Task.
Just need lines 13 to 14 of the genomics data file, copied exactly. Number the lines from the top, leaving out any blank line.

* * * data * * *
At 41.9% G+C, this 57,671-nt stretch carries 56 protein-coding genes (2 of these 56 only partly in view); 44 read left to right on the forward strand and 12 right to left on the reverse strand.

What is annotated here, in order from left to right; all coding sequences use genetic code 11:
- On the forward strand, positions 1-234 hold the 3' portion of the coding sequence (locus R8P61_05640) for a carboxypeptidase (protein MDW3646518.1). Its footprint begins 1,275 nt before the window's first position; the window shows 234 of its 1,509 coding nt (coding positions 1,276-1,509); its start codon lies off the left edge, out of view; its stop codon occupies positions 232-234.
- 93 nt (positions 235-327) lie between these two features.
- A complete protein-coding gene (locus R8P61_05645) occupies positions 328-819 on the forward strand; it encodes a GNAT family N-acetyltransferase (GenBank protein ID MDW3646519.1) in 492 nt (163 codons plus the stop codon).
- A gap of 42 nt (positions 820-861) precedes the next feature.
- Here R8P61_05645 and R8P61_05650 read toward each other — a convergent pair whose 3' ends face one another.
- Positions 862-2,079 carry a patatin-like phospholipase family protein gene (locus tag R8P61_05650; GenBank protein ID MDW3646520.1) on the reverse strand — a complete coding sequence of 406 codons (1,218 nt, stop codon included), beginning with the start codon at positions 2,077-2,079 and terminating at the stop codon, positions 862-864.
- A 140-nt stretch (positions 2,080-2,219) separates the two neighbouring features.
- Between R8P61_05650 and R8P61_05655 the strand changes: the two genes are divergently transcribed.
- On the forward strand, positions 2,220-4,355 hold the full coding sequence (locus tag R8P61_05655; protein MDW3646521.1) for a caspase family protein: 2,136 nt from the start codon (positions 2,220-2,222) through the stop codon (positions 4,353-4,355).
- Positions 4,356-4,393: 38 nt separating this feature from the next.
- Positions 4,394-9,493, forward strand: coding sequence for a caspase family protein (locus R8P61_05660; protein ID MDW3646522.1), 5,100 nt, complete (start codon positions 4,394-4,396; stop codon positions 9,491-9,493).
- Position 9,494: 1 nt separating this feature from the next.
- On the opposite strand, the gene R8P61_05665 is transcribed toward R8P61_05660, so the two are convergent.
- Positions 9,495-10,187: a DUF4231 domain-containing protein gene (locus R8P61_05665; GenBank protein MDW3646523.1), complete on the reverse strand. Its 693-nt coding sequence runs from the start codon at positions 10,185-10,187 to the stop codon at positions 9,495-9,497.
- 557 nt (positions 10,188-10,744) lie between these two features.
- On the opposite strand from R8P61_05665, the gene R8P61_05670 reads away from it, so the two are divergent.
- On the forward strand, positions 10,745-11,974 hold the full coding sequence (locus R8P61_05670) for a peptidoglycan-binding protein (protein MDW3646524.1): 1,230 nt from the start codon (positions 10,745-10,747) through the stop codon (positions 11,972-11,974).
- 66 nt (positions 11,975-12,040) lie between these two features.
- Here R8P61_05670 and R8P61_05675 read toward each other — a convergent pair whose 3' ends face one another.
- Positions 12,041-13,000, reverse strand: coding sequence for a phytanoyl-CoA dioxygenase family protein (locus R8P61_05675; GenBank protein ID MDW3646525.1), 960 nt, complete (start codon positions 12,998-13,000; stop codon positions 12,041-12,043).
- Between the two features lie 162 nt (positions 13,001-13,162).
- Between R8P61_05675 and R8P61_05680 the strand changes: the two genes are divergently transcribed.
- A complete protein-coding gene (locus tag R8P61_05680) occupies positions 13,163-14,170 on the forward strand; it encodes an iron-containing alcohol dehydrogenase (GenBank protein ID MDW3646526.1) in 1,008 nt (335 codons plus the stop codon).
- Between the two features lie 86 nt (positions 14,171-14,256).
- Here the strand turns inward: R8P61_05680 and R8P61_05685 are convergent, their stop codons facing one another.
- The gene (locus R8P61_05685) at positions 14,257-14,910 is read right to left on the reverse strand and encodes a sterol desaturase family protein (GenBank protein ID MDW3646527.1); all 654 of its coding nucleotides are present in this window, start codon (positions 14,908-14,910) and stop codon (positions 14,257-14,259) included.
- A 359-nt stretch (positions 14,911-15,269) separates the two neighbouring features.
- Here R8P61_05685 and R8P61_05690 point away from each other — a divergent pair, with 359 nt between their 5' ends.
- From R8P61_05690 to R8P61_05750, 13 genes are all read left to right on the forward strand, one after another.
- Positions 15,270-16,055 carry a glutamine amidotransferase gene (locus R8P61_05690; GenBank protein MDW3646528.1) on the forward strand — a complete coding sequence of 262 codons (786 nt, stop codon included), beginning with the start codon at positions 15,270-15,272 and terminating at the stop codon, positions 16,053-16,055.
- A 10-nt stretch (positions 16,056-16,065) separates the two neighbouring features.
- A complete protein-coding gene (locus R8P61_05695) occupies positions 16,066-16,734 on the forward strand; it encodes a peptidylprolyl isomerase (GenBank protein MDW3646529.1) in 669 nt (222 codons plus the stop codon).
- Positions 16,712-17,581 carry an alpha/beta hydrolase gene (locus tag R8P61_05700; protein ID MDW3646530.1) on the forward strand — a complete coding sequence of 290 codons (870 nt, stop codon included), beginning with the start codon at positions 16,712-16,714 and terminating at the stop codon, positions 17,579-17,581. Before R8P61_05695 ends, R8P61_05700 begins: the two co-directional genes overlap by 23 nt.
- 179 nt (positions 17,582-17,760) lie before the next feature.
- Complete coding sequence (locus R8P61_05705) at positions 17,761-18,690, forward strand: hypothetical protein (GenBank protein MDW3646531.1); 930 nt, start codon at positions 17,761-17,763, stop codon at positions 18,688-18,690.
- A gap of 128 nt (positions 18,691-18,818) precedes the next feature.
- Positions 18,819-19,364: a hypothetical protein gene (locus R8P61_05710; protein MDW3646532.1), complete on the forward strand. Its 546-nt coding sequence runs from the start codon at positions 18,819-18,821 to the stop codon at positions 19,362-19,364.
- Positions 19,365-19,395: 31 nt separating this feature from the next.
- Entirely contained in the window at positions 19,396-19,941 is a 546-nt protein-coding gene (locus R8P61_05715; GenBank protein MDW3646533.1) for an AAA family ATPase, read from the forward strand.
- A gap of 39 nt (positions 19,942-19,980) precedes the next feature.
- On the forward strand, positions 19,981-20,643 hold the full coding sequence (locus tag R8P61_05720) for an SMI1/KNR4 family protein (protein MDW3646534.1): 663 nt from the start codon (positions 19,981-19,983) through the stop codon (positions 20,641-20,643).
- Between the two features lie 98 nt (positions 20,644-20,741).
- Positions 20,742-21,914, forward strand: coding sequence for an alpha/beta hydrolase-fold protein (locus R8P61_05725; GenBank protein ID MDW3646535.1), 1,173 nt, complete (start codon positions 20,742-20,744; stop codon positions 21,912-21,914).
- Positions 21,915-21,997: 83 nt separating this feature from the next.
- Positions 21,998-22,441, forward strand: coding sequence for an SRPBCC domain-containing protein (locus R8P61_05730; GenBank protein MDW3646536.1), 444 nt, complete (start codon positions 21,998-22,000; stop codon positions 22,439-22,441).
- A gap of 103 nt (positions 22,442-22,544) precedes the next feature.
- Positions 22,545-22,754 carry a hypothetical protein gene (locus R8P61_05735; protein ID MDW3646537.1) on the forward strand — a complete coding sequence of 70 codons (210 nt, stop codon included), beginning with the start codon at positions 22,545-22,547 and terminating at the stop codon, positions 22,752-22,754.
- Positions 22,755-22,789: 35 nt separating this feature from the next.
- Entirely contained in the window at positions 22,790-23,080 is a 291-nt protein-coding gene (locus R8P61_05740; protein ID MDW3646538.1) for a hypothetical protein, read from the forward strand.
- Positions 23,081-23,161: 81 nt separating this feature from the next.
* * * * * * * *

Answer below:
- Positions 4,394-9,493, forward strand: coding sequence for a caspase family protein (locus R8P61_05660; protein ID MDW3646522.1), 5,100 nt, complete (start codon positions 4,394-4,396; stop codon positions 9,491-9,493).
- Position 9,494: 1 nt separating this feature from the next.